Six seek five seats on Planning and Zoning
The race for Planning and Zoning Commission on Nov. 7 pits nine individuals against each other for eight seats available on the board.
There are a total of five full-term seats available, with six running. There are also three seats up to fill two-year vacancies, with three running.
Those in the contested race will be out to capture the most votes from an electorate that is a total of 12,454 voters, including 4,717 unaffiliated, the majority, 4,177 Republicans, and 3,478 Democrats.
Planning and Zoning is one of the most active boards in town, ruling on issues of land use planning and zoning regulations that in many ways dictate the character of the town.
The Bulletin asked the candidates to discuss their background, top issues, and qualifications. Those running for a full term in a contested race are presented here in the order they appear on the ballot.
Eric Fanwick, Democrat
Bio: Wilton resident 18 years. Previously served on the Zoning Board of Appeals for five years. Has served on the Water Pollution Control Authority for seven years. He is a senior systems analyst for OrthoNet, a leading health care management company headquartered in White Plains, N.Y., and formerly ran his own technology consulting company.
Top three issues:
- Modernizing zoning regulations to encourage commercial development.
- Preserving the Wilton historic nature by encouraging regulation favoring historic structures.
- Maintaining a healthy balance between residential and commercial properties
Qualifications: “I believe Wilton to be a excellent balance of residential and commercial space. And to help preserve that balance I have spent most of the past 18 years on land-use boards. I believe that good zoning regulations and a detailed master plan are key elements to maintaining the nature of Wilton. What this service has taught me is that everyone who comes before the board does so for their own personal reasons but it is the board’s responsibility to speak for the town.”
Doris Knapp, Democrat
Bio: Knapp currently serves on the Planning and Zoning Commission. Married, two children, two grandchildren. She is an attorney, with a bachelor’s degree from Brooklyn College, a master’s degree in urban studies from Southern Connecticut State University, and a juris degree from Pace University School of Law.
Top three issues: “My goal for serving on the Commission is to make sure that the present and future needs of Wilton are met in a sensible manner. We need to preserve what makes Wilton so special while thoughtfully planning for the future. Those plans include considering Wilton Center improvements, opportunities for attracting and retaining business, making Wilton more attractive for families with and without children and for a variety of ages and considering the town’s taxation policies.”
Qualifications: “I have been on the Planning & Zoning Commission for over 10 years, have lived in Wilton over 45 years and am very familiar with the issues that have been important to the town. I have participated, as a
P&Z Commissioner, in the creation of the prior Plan of Conservation and Development so I know how important it is to create a document that is forward-looking and deals with topics that may affect Wilton 10 years into the future. One of the topics that is important to Wilton’s future is the land-use map which will deal with development and open space. Other topics include environmental issues such as our dependency on private wells and septic systems. We also need to look at new energy sources such as solar and natural gas and the effect they might have on the town. While we can’t predict the future, the POCD should be forward looking enough to deal with it and I believe I can help make that happen.”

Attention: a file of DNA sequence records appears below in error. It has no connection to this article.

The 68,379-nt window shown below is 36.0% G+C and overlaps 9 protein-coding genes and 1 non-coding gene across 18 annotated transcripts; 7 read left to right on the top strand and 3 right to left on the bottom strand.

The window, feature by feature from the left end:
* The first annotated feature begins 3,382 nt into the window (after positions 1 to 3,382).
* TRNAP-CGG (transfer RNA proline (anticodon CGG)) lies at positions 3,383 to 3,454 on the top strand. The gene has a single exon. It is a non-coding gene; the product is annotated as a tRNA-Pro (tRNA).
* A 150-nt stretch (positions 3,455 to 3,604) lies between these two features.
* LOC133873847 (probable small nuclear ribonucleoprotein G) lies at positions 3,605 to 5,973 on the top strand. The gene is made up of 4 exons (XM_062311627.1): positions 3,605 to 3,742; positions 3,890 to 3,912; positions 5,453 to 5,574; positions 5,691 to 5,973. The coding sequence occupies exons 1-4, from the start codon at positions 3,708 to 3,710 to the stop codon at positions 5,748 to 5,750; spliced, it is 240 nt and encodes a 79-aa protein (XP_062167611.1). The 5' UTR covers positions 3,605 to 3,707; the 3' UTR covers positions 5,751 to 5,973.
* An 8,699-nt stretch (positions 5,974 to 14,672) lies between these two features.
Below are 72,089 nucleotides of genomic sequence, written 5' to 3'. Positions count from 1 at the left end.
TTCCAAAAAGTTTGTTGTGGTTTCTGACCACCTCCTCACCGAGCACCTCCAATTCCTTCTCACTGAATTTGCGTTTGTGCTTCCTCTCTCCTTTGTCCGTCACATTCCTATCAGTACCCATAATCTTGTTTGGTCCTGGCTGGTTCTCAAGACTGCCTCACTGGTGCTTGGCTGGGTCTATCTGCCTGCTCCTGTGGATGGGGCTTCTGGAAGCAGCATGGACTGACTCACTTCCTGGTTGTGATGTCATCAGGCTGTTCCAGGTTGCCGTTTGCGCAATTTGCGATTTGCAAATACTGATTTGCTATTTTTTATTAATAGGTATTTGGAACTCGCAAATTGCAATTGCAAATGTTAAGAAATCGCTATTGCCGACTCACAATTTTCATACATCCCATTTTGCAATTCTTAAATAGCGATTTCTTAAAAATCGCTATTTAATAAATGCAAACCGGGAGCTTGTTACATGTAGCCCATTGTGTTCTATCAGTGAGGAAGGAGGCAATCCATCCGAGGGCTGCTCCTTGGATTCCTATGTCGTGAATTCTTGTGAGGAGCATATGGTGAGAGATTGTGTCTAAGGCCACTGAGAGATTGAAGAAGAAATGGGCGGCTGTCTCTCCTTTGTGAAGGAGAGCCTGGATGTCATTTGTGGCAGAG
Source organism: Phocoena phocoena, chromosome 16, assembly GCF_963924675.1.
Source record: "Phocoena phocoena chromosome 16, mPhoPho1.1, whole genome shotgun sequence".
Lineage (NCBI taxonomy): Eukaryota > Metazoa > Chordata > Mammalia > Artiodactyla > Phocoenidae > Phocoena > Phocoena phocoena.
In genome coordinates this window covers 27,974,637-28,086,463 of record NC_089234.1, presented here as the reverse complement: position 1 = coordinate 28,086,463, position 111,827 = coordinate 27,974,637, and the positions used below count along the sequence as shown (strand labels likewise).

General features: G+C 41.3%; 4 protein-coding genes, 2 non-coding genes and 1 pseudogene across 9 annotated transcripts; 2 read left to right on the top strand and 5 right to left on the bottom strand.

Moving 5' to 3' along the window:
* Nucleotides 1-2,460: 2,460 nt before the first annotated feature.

Peter Shiue, Republican
Bio: A Wilton resident since 2005, is a current member of the Planning and Zoning Commission. With an MBA in finance from the University of Connecticut, Shiue is a senior broker with Colliers International, based in New Haven, and has worked in commercial real estate since 1997. Holds a bachelor’s degree from the University of Chicago. Wife, Vivian Lee-Shiue, is current chair of the Wilton Economic Development Commission. They have twins in the first grade at Miller-Driscoll School.
Top three issues:
- Encourage investment and development of commercial properties in Wilton Center and other targeted areas in town to increase the commercial tax base and alleviate the increasing tax burden to homeowners.
- Support increasing the diversity of housing stock, responsibly.
- Signage reform, particularly focused on retail properties.
Qualifications: “My continuous service on zoning boards since 2006 has provided me with a level of knowledge and expertise about planning and land-use issues affecting Wilton that can only be attained through experience. Beginning with my six years on the Zoning Board of Appeals, during which I was exposed to the concerns of individual property owners, to the past five years on the Planning & Zoning Commission, where I have had to consider actions affecting the town on more of a macro level, my understanding of the issues that affect Wilton has grown with each year served. During my 20 years of working in the commercial real estate industry, I have seen the end result of smart, and sometimes not-so-smart, land-use planning in towns and cities throughout Connecticut. We are at a critical juncture here in Wilton, where the need to grow the commercial tax base to offset flat growth and reduced state-level funding can often conflict with the desire of Wiltonians to preserve the character of the town that attracted them in the first place. Through an effective Planning & Zoning commission, those two goals are not necessarily mutually exclusive.”